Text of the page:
A pet owner who received some loving dog kisses from her beloved canine got seriously infected, and it left her in the hospital fighting for her life.
Fox News reports that a bacteria known as capnocytophaga canimorsus septicaemia is what the woman contracted from her dog. It’s found in isolated areas of oral cavities in dogs and cats. It’s extremely rare and may cause infection after a dog bite, according to case study from BMJ Case Reports. Since the infection originated from licking, it made the case all the more mysterious.
The case study reviewed what happened to an unidentified 70-year-old woman in the U.K., who was infected with sepsis after getting dog kisses from her Italian greyhound. No evidence of scratch or bite marks were detected, but doctors documented that “close petting including licks was reported.”
— FOX25 News Boston (@fox25news) July 2, 2016
When the woman’s relatives went to check on her, she was discovered “slumped in a chair, with decreased consciousness after a relative called paramedics when she became unresponsive during a phone call,” according to the report. The dog owner said she had a headache the night before and felt fatigued.
The woman was left fighting for her life after receiving the dog kisses. She reportedly suffered multiple organ failures that necessitated two weeks of intensive care support and heavy-duty antibiotics in helping her to recover. A whole year after the incident, the woman is said to be “symptom-free.”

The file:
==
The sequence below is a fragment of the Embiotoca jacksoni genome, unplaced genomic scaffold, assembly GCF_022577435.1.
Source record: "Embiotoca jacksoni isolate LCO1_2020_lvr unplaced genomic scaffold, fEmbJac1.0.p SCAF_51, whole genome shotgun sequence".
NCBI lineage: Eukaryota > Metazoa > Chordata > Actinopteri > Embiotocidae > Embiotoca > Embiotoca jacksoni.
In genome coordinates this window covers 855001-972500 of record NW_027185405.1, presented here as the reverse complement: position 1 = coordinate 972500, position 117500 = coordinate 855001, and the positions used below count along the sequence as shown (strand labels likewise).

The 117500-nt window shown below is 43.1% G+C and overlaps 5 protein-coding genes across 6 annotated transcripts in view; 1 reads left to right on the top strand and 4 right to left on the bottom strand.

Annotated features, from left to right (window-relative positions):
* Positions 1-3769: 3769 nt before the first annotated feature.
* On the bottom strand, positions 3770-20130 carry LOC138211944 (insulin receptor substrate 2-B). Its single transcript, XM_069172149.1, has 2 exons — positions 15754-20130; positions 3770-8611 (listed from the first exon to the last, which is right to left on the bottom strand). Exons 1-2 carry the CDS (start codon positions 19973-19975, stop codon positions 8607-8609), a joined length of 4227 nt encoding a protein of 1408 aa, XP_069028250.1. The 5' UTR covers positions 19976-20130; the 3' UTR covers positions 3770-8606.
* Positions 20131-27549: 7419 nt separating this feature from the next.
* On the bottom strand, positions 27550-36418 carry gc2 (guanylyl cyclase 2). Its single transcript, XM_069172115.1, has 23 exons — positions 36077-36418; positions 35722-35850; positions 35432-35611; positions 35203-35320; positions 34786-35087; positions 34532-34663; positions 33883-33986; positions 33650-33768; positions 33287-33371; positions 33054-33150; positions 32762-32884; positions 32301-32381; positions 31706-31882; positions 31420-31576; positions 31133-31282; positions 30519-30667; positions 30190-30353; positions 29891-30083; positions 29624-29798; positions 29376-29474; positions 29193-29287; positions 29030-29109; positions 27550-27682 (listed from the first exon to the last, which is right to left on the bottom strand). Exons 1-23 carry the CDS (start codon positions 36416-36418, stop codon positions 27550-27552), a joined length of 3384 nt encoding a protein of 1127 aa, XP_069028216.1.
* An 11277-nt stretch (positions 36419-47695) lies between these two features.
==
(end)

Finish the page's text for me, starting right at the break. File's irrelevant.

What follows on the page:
Does this mean getting kisses from your dog is dangerous or unhealthy? According to an April, 2015, report by Daily Mail, an article titled “How your beloved dog could give you a killer disease: Superbugs. Parasites. TB. Read on and you may never let your pet lick your face again,” explores that notion.
Veterinarians were warning pet owners not to let dogs kiss their faces because the animals can carry and transmit salmonella, which can result in infecting them with parasites, fungal infections, tapeworm, roundworm, and superbugs.
As it was presented, dogs don’t just use their tongues to clean, but they bury their noses in dead animals and anything else offensive to the nose. Their mouth and internal organs are a breeding ground for salmonella. The disease can be especially harmful to young children and the elderly.
Do you let your dog give you kisses? https://t.co/Q1w52LxtvE pic.twitter.com/wkoWKlC6k4
— Digital Doggy (@TheDigitalDoggy) July 2, 2016
Another infection humans can get from dog kisses is cryptosporidiosis. It’s transmitted from hardy parasites that live in water. These are picked up by a dog whenever its playing or swimming in ponds or rivers. The parasites can live out of water for a long time because they have a shelled protection that makes them, making them virtually immune to everything. If swallowed, the parasites burrow into the intestines, causing diarrhea, cramping, and fever.
Other unpleasant bugs that spread disease are scabies, which are tiny mites. They can get under skin and lay eggs. These mites are different than the ones humans get. Scabies cause skin irritation that may be prolonged if new generations of the bug continues to breed. The best way to avoid this is to give dogs a monthly treatment.
Ringworm and rat infections were also listed as threats to humans. Pet owners can get sick from dog kisses if their animals carry any of these horrendous infections.
It’s also noted in the report that cat licks can be just as bad.
These infections aren’t every day occurrences, but if people get ill from something as simple as a dog lick, it makes some wonder if it’s worth taking the chance. People who love getting dog kisses from their pets aren’t easily deterred from these affectionate moments.
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